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Everything posted by barrbower

  1. I feel like some assumptions about costs of living here are based on lack of info on where you used to live. There is not a place in the US that we would consider living in that is even remotely affordable for us. The house we sold 10 years ago in a rural area of western Colorado recently sold for more than double what we sold it for. Add in the need for two cars, property taxes, HOA fees (if applicable,) insurance costs, utilities, entertainment, food, medical care (even if you have parts B&C) and crazy real estate and rental prices and there you go...retire to lakeside. We could maybe have afforded to live someplace like a small town in west Texas or Louisiana. But why? Since 1972 I've been hearing about how much cheaper it is on the other side of the lake...and it is for some things. Gas is the same, food is the same, clothes are the same, doctor visit the same, car prices the same, insurance the same, etc. Maybe rentals and home sale prices are lower but that is if you could find some. Laborers will work cheaper if you can find them. And then what do you do? Do you speak fairly fluent Spanish? Do you like restaurant choices? Is there any entertainment? Shopping? Would you mind driving over here to do all of those things? It really comes down to supply and demand and demand here is still growing, like MC said, somewhat driven by Tapatios who are priced out of their home city. Restaurants and housing are more costly there than here if you want to live anyplace nice. If you work at the airport or anyplace south of there, the commute to lakeside is probably faster than if you lived in most parts of Guadalajara. I've lived in Jocotepec, Patzcuaro, San Miguel de Allende, and in Cajamarca and Arequipa Peru. None are cheaper or better than here. If you feel like it's costing too much here, maybe consider the places you dine out or shop in or travel to or the house where you live. There are always corners to round off a little without ruining your life here at lakeside. Alan
  2. The last time I looked at the Mexican Embassy website you could use monthly income or savings on deposit for the previous year or a combination of the two. That is where it can become a gray area and much will depend on the individual doing the interview. Numbers for a married couple vary as well. But I would think that most folks considering moving to ANY other country should have savings and some retirement income to meet the criteria. If not then you couldn't afford to retire in the US either. Better just keep working. We sold our house and came down on tourist visas several times long before SSI was available to us. After a little over a year, the proceeds from the house sale more than made us eligible and we got Permanente visas on our last trip up as returning tourists. Once we started getting SSI, we stopped living off savings, bought a house, and live quite comfortably on less than our social security. We could never have done that anywhere in the states that we would have liked living in as retirees. Alan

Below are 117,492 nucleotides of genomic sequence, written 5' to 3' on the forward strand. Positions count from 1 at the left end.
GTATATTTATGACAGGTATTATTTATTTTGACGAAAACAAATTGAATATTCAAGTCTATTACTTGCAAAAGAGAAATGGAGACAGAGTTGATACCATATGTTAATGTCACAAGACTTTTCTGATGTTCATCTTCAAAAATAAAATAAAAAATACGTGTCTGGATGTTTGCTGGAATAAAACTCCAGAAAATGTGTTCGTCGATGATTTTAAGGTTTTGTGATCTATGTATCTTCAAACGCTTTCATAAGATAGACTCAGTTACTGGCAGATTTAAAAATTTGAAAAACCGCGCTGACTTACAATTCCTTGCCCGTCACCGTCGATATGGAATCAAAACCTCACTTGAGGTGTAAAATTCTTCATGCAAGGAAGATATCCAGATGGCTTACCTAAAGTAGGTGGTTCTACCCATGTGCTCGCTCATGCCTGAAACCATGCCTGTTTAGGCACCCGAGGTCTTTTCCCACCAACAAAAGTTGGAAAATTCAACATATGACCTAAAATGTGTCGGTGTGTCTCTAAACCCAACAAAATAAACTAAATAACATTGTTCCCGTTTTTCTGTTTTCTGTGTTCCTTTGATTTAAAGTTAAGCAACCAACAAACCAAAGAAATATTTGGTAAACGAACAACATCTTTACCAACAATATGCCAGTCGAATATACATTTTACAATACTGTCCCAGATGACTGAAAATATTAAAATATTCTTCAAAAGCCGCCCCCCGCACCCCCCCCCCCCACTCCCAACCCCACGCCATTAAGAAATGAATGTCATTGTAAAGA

3. That's sort of what I figured. I guess he thought if he made a show of taking my discount card I would leave happier. Actually the only place I have personally gotten to use that card is at museums. We got in for free at quite a few in places Mexico City. They say it works for bus travel as well but I never tried it. It doesn't do any good for medicines since they all have a suggested price on the box which is always higher that what they will charge you anyway so no discount there either. Thanks, Alan
  4. I went this morning and paid with cash. I asked if my senior discount card (INAPAM) would provide an additional discount and he took the card and entered the number. In the end, I did get a 15% discount but not sure how much of that was the early pay credit and what (if any) was the senior discount. I'm not a citizen but I am permanent resident. It was not too crowded and pretty organized so I spent about twenty minutes in the building. Plenty of spaced seating, everybody was masked, hand sanitizer as you entered, and chairs were being sanitized between customers. Counters were wiped several times as well. Oh, and my annual tax bill was just over 1,500 pesos...just about 6 USD per month. I'd gladly pay a lot more if there was any hope that services would improve as taxes went up. Sadly, not the country we live in. Still wouldn't go back to the US though. Alan